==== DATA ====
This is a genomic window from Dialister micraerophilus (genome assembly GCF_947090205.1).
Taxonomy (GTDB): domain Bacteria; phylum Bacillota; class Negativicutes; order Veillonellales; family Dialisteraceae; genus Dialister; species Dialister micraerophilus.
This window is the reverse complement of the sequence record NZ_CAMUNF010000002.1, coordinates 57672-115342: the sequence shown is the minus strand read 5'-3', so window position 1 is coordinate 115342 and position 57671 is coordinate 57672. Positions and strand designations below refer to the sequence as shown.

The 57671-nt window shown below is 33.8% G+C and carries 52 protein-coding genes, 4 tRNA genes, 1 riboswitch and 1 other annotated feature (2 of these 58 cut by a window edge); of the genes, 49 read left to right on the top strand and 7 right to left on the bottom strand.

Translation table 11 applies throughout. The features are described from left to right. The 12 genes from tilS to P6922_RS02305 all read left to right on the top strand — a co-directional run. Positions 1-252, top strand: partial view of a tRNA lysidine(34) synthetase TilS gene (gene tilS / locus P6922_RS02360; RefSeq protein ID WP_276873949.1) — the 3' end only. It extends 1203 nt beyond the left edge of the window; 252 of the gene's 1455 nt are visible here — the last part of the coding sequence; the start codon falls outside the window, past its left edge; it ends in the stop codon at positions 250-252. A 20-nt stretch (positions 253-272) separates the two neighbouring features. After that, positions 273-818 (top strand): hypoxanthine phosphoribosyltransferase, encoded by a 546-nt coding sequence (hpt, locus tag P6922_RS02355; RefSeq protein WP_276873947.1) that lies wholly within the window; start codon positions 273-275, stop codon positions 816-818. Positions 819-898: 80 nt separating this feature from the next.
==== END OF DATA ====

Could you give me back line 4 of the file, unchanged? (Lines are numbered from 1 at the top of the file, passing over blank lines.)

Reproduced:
The 57671-nt window shown below is 33.8% G+C and carries 52 protein-coding genes, 4 tRNA genes, 1 riboswitch and 1 other annotated feature (2 of these 58 cut by a window edge); of the genes, 49 read left to right on the top strand and 7 right to left on the bottom strand.